A major report by a leading UK charity claims that four million children in Britain are living below the breadline, many of them from working families, highlighting the need for further urgent action. Jane Renton reports.
Imagine being a child and coming from a family that is so poor that they can’t provide you with a bed to sleep on. Imagine having to squeeze into a bed, designed for no more than two, that you have to share with your parents and siblings. Or imagine having to get up and go to school to study when you’ve spent the night on a cold hard floor.
Yet that is the harsh reality for some 400,000 children living in 21st century Britain, according to Buttle UK, the largest grant-giving charity in the UK and one dedicated to helping children and young people in crisis.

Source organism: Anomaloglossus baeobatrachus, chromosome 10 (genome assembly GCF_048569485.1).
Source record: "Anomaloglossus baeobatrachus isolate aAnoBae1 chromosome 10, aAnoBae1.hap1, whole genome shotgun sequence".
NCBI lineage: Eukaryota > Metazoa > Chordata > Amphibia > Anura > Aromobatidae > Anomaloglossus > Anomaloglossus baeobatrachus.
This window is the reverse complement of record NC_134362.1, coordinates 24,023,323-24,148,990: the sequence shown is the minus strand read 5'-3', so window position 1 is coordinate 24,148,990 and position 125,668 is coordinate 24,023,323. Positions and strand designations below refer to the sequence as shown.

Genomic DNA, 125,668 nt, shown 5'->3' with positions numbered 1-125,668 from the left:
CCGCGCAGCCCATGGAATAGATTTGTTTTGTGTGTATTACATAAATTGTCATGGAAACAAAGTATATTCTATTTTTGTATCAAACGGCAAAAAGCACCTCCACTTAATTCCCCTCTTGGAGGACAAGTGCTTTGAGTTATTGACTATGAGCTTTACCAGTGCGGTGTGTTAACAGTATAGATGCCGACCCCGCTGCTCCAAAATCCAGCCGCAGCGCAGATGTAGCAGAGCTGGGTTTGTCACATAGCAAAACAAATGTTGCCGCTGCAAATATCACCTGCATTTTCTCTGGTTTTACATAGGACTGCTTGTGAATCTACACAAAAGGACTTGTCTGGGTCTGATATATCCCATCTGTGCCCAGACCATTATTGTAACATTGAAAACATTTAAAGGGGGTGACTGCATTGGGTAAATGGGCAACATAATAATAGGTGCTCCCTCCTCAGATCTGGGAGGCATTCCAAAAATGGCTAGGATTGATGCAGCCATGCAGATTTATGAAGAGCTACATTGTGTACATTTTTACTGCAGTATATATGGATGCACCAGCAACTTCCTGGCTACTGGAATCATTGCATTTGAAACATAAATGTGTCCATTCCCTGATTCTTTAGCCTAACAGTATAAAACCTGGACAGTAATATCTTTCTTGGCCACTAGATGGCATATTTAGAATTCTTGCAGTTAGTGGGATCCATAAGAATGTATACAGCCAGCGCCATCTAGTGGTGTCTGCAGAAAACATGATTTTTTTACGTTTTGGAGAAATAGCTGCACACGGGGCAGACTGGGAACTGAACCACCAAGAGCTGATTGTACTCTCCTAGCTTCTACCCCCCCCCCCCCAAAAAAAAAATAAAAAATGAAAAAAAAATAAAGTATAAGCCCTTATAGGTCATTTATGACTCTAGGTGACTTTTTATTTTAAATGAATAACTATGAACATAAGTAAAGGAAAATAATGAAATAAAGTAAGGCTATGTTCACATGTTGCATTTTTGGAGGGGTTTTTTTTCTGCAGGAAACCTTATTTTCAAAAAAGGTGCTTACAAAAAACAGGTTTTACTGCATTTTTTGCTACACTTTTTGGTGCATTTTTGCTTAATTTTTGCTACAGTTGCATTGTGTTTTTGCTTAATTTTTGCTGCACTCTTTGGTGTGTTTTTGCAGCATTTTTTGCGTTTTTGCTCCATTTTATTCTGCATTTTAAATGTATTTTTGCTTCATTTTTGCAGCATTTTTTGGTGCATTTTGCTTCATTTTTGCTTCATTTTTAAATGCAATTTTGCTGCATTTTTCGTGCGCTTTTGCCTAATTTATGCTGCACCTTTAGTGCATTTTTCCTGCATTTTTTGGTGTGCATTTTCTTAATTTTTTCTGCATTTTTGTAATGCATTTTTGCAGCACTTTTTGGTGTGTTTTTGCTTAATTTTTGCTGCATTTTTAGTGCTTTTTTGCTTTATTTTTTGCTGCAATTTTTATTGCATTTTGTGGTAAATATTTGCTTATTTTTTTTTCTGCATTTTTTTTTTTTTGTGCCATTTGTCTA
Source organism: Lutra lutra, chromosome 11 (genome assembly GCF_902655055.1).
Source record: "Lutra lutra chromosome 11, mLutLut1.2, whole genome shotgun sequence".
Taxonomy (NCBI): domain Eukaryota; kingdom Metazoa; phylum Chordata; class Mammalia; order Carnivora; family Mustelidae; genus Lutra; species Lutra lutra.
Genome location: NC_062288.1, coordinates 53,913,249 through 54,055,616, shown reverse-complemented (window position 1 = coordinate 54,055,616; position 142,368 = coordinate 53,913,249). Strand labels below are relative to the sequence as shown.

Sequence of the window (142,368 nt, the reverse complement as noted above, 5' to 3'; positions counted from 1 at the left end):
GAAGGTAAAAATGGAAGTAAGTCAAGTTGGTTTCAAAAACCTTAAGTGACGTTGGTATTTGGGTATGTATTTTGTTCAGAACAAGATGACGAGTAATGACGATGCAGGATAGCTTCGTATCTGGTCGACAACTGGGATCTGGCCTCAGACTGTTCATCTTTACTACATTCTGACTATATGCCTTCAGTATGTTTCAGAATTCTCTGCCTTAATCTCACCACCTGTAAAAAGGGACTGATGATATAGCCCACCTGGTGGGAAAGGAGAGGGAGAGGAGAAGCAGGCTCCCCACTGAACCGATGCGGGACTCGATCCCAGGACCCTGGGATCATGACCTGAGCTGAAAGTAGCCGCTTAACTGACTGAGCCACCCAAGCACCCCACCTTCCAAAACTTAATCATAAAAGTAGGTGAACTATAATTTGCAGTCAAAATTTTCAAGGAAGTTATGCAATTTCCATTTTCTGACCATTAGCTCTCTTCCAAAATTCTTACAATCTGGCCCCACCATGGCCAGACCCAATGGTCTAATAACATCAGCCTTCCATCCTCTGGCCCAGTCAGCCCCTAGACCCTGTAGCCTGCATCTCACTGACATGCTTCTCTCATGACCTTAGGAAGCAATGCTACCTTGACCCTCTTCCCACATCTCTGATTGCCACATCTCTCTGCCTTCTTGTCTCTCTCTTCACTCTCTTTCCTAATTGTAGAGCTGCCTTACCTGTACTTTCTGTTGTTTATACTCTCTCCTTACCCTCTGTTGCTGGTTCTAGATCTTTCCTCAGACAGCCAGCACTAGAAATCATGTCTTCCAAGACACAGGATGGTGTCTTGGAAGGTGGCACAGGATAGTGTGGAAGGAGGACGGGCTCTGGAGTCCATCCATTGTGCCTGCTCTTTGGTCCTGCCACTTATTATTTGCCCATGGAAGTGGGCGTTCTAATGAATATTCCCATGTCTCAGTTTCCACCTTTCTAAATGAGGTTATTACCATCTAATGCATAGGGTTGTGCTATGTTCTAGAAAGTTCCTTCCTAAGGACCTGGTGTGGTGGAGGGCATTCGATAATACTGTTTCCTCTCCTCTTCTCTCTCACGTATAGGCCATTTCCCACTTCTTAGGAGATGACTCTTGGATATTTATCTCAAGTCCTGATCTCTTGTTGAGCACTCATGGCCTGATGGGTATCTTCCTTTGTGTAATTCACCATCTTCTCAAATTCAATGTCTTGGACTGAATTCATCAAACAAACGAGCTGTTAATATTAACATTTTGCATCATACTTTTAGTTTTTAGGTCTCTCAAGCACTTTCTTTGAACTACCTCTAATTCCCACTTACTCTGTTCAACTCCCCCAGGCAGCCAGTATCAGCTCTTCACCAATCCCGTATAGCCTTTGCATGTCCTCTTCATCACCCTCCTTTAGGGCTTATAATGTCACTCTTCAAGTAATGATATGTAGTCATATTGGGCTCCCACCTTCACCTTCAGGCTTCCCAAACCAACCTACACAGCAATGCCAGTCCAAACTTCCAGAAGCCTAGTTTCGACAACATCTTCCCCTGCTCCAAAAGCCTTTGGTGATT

The charity’s report, The Real Face of Child Poverty in the UK in 2017, paints a depressing picture of growing child poverty with four million children living below the breadline – the highest level at any point over the past decade. But perhaps the biggest difference of all that is flagged up in this report is that two thirds of children classified as being in crisis are actually from homes where at least one parent is in work, a fact that raises deeply uncomfortable questions about Britain’s reliance on the growing gig economy.
It also shows a new level of hidden deprivation in areas not normally associated with poverty. The report flags up growing poverty in areas such as Berkshire and Hampshire and along the English coastal regions where there is a huge un-met need for support.